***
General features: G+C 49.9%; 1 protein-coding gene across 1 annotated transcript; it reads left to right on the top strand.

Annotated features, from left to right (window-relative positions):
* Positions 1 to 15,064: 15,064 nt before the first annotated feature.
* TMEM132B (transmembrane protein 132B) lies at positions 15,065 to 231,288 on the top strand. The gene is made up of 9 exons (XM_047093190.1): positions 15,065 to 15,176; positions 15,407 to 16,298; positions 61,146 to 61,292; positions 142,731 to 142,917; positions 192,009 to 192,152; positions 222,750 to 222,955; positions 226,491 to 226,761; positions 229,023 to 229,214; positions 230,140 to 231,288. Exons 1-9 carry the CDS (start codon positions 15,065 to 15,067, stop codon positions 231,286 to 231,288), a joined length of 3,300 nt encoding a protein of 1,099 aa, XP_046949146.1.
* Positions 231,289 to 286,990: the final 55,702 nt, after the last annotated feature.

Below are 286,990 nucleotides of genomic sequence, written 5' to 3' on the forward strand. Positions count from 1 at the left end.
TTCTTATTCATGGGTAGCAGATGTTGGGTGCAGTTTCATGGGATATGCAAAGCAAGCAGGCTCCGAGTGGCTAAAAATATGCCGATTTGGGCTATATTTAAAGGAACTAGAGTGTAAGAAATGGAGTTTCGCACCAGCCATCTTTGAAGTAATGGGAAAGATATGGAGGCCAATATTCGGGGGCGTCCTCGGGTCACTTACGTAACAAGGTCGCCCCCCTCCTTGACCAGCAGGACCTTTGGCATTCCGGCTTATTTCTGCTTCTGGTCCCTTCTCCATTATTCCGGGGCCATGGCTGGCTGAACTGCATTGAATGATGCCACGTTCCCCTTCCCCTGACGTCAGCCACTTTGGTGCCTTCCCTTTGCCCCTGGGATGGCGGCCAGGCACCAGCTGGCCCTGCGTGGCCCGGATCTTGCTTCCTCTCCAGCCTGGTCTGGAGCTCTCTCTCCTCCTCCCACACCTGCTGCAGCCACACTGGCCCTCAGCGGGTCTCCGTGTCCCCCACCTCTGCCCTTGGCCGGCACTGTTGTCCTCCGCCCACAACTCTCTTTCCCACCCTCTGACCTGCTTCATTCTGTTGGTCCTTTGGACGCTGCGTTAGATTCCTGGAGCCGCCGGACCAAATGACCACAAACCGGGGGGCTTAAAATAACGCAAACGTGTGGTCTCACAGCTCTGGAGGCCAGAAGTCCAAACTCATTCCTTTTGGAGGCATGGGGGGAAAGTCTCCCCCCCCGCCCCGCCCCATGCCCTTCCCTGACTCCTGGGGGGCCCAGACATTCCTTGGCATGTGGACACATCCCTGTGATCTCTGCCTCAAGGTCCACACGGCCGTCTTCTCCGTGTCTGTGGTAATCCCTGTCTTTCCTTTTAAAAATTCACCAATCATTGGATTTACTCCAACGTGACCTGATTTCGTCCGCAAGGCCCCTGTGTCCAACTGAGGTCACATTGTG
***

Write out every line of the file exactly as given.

General features: G+C 49.9%; 1 protein-coding gene across 1 annotated transcript; it reads left to right on the top strand.

Annotated features, from left to right (window-relative positions):
* Positions 1 to 15,064: 15,064 nt before the first annotated feature.
* TMEM132B (transmembrane protein 132B) lies at positions 15,065 to 231,288 on the top strand. The gene is made up of 9 exons (XM_047093190.1): positions 15,065 to 15,176; positions 15,407 to 16,298; positions 61,146 to 61,292; positions 142,731 to 142,917; positions 192,009 to 192,152; positions 222,750 to 222,955; positions 226,491 to 226,761; positions 229,023 to 229,214; positions 230,140 to 231,288. Exons 1-9 carry the CDS (start codon positions 15,065 to 15,067, stop codon positions 231,286 to 231,288), a joined length of 3,300 nt encoding a protein of 1,099 aa, XP_046949146.1.
* Positions 231,289 to 286,990: the final 55,702 nt, after the last annotated feature.

Below are 286,990 nucleotides of genomic sequence, written 5' to 3' on the forward strand. Positions count from 1 at the left end.
TTCTTATTCATGGGTAGCAGATGTTGGGTGCAGTTTCATGGGATATGCAAAGCAAGCAGGCTCCGAGTGGCTAAAAATATGCCGATTTGGGCTATATTTAAAGGAACTAGAGTGTAAGAAATGGAGTTTCGCACCAGCCATCTTTGAAGTAATGGGAAAGATATGGAGGCCAATATTCGGGGGCGTCCTCGGGTCACTTACGTAACAAGGTCGCCCCCCTCCTTGACCAGCAGGACCTTTGGCATTCCGGCTTATTTCTGCTTCTGGTCCCTTCTCCATTATTCCGGGGCCATGGCTGGCTGAACTGCATTGAATGATGCCACGTTCCCCTTCCCCTGACGTCAGCCACTTTGGTGCCTTCCCTTTGCCCCTGGGATGGCGGCCAGGCACCAGCTGGCCCTGCGTGGCCCGGATCTTGCTTCCTCTCCAGCCTGGTCTGGAGCTCTCTCTCCTCCTCCCACACCTGCTGCAGCCACACTGGCCCTCAGCGGGTCTCCGTGTCCCCCACCTCTGCCCTTGGCCGGCACTGTTGTCCTCCGCCCACAACTCTCTTTCCCACCCTCTGACCTGCTTCATTCTGTTGGTCCTTTGGACGCTGCGTTAGATTCCTGGAGCCGCCGGACCAAATGACCACAAACCGGGGGGCTTAAAATAACGCAAACGTGTGGTCTCACAGCTCTGGAGGCCAGAAGTCCAAACTCATTCCTTTTGGAGGCATGGGGGGAAAGTCTCCCCCCCCGCCCCGCCCCATGCCCTTCCCTGACTCCTGGGGGGCCCAGACATTCCTTGGCATGTGGACACATCCCTGTGATCTCTGCCTCAAGGTCCACACGGCCGTCTTCTCCGTGTCTGTGGTAATCCCTGTCTTTCCTTTTAAAAATTCACCAATCATTGGATTTACTCCAACGTGACCTGATTTCGTCCGCAAGGCCCCTGTGTCCAACTGAGGTCACATTGTG